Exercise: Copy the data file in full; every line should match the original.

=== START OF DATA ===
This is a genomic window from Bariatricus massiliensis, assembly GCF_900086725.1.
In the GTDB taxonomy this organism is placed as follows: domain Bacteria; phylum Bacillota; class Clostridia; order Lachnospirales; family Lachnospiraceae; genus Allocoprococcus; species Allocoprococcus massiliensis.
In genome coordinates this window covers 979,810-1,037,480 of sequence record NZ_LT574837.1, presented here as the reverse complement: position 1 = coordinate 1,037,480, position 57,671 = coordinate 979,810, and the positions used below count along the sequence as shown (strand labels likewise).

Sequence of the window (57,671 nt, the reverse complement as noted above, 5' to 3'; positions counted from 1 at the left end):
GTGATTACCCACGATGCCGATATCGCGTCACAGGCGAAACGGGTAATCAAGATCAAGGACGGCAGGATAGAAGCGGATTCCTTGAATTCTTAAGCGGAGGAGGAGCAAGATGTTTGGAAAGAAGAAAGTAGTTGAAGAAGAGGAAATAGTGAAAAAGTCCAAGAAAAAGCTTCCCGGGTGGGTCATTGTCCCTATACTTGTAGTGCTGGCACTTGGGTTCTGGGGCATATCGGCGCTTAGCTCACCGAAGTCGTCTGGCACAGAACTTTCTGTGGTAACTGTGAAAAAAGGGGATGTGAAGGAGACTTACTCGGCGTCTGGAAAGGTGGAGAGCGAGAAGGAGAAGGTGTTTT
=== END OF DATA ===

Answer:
This is a genomic window from Bariatricus massiliensis, assembly GCF_900086725.1.
In the GTDB taxonomy this organism is placed as follows: domain Bacteria; phylum Bacillota; class Clostridia; order Lachnospirales; family Lachnospiraceae; genus Allocoprococcus; species Allocoprococcus massiliensis.
In genome coordinates this window covers 979,810-1,037,480 of sequence record NZ_LT574837.1, presented here as the reverse complement: position 1 = coordinate 1,037,480, position 57,671 = coordinate 979,810, and the positions used below count along the sequence as shown (strand labels likewise).

Sequence of the window (57,671 nt, the reverse complement as noted above, 5' to 3'; positions counted from 1 at the left end):
GTGATTACCCACGATGCCGATATCGCGTCACAGGCGAAACGGGTAATCAAGATCAAGGACGGCAGGATAGAAGCGGATTCCTTGAATTCTTAAGCGGAGGAGGAGCAAGATGTTTGGAAAGAAGAAAGTAGTTGAAGAAGAGGAAATAGTGAAAAAGTCCAAGAAAAAGCTTCCCGGGTGGGTCATTGTCCCTATACTTGTAGTGCTGGCACTTGGGTTCTGGGGCATATCGGCGCTTAGCTCACCGAAGTCGTCTGGCACAGAACTTTCTGTGGTAACTGTGAAAAAAGGGGATGTGAAGGAGACTTACTCGGCGTCTGGAAAGGTGGAGAGCGAGAAGGAGAAGGTGTTTT